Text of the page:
Connecting to a VPN AND internet

Discussion in 'macOS' started by zync, Sep 12, 2005.

  1. zync macrumors 68000

    zync

    Joined:
    Sep 8, 2003
    Location:
    Tampa, FL
    #1
    I was wondering if anyone has found an easy way to split routing between a VPN and regular internet traffic? I thought tiger had fixed this but apparently it hasn't. I've tried DigiTunnel to no avail, even though it specifically stated that it would split route traffic. And yes I configured it to do so via its system pref pane.

    If I disable "send all traffic through VPN" in Internet Connect, then my no HTTP traffic or SMB shares work correctly, which is expected. I wish they had just implemented this to split traffic via a remote DNS when that option was unchecked!

    Anyone have any ideas? All of the information I have found deals with changing the underpinnings of how everything is routed on my machine, but I suspect that there's a simple GUI trick or something that is hidden somewhere I don't know how to find :)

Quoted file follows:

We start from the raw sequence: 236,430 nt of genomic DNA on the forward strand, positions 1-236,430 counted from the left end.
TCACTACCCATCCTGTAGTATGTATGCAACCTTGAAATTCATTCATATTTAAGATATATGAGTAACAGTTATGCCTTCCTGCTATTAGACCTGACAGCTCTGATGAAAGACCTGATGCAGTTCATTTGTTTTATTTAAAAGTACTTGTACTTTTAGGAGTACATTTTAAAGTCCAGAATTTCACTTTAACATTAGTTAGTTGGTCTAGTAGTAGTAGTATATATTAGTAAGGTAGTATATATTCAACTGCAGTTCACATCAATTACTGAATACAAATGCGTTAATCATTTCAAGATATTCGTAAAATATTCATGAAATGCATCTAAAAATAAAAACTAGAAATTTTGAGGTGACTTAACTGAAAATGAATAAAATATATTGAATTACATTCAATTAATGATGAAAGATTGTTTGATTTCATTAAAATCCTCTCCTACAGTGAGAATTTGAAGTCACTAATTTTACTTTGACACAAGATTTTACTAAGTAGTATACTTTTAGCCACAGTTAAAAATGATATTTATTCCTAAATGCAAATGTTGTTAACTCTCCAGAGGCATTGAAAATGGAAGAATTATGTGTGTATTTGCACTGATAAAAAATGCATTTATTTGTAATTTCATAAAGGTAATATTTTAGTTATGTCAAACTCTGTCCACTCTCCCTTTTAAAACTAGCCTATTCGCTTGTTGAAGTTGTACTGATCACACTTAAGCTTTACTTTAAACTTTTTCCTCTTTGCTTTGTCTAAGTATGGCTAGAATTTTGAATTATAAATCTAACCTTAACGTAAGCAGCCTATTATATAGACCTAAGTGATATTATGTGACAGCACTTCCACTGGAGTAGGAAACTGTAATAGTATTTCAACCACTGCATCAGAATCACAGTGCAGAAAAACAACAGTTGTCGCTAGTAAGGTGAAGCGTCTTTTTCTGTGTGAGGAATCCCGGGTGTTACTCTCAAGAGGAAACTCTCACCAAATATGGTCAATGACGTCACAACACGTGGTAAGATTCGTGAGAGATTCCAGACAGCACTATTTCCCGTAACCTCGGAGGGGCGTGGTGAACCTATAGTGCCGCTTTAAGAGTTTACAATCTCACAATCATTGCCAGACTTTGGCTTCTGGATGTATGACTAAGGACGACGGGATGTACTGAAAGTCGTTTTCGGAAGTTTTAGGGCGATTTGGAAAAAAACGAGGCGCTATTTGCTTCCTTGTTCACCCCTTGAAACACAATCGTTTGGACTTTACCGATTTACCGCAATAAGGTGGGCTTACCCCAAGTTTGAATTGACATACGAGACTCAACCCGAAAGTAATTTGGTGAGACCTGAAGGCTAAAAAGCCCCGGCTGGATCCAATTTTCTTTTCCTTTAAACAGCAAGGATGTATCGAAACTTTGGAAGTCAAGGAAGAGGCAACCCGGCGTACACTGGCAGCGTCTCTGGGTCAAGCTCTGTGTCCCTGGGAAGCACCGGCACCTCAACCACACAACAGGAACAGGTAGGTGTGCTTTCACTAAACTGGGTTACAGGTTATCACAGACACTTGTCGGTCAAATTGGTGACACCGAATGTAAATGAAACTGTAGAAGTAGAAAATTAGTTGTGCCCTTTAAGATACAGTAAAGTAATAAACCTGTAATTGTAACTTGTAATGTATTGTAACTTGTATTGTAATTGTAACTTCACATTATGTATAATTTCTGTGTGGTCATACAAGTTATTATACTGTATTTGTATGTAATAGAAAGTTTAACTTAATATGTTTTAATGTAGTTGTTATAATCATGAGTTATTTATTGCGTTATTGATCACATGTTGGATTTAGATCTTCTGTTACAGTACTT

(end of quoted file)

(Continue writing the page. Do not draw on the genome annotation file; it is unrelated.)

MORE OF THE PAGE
2. belvdr macrumors 601

    Joined:
    Aug 15, 2005
    #2
    Yeah, just modify your routes accordingly. For example, go into Terminal and check your routes:

    netstat -rn

    You will most likely see two default routes (0.0.0.0). Note the default route for your work subnet. Add a route for each VPN subnet, then delete the VPN default route.

    Let's say your home network is 192.168.1.0/24 and your work's subnet is 10.1.1.0/24. You would do this in Terminal:

    route add 10.1.1.0 netamsk 255.255.255.0 <work subnet default route>
    route delete 0.0.0.0 netmask 0.0.0.0 <work subnet default route>

    I wrote a script to do all of this for my particular VPN setup, and I would suggest you to do the same. Then you can just run the script to fix your routes.
     
  3. balamw Moderator

    balamw

    Staff Member

    Joined:
    Aug 16, 2005